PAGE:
[Note: The original version of this piece, posted on 01/01/16, contained two errors in the list of council by-elections results, and the summary table. These have now been corrected].
After an extraordinary 2015, there’s certainly lots to look forward to, electorally, in 2016. But before we look ahead, a brief glance backwards. I will begin 2016’s electoral blogging in the same manner in which I began 2015 – with some reflections on the electoral year that has just passed.
Electorally, 2015 was, of course, dominated by the UK general election in May. As all Elections in Wales readers will recall, the polls had for many months, if not years, been indicating a very close election overall. That was, indeed, what happened in the end – but not in quite the manner that the polls had generally been suggesting.
For the first time ever, a general election produced four different parties coming first, in votes and seats, in the four nations of the UK. In Northern Ireland, the Democratic Unionists remained the largest party. In Scotland – and, to their credit, very much as the polls had been suggesting for months – the SNP achieved an extraordinary electoral surge to go from having 6 of Scotland’s 59 MPs in the previous parliament to 56 of the 59 in the new one. In England, the Conservatives retained their significant lead in both seats and votes.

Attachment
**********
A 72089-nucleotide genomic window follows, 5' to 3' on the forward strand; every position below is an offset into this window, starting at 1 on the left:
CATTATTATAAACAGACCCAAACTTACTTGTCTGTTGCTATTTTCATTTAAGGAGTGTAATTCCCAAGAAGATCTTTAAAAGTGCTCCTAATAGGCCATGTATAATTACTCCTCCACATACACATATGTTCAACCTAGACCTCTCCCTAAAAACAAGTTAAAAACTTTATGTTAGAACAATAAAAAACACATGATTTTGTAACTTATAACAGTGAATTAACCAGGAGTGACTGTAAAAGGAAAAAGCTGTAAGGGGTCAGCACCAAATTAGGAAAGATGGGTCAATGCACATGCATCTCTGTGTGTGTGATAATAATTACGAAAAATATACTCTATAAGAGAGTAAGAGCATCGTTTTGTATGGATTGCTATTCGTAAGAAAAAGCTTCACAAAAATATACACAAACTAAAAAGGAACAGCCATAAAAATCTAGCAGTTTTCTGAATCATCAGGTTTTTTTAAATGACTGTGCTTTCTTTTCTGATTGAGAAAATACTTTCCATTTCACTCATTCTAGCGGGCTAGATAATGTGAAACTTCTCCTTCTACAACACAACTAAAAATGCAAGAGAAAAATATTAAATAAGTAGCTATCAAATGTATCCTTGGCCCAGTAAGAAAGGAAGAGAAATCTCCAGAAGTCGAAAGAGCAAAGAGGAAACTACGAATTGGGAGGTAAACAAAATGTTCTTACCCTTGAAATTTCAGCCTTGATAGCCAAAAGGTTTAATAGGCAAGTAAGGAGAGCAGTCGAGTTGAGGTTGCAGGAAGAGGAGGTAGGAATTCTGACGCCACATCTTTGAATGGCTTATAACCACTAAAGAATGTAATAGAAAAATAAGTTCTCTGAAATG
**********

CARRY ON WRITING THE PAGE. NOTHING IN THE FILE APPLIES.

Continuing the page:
In Wales, the Labour party got the most votes and a majority of the seats – for the twentieth general election in a row (a run going back as far as 1935!). However, the outcome was a disappointment to the party, and not only because of the electoral failure of their colleagues in England and Scotland. Despite every single one of the 27 Welsh opinion polls on general election voting intention published during the 2010-15 parliament having indicated a net swing from the Conservatives to Labour in Wales, the final outcome was a small (0.2%) net swing in the other direction. The table below summarises the general election result in Wales:
|Party||Votes||Vote Share (Change on 2010)||MPs (change on 2010)|
|Labour||552,473||36.9 (+0.7)||25 (-1)|
|Conservative||407,813||27.2 (+1.1)||11 (+3)|
|Plaid Cymru||181,704||12.1 (+0.9)||3|
|Liberal Democrats||97,783||6.5 (-13.6)||1 (-2)|
Turnout 65.6% (+0.7)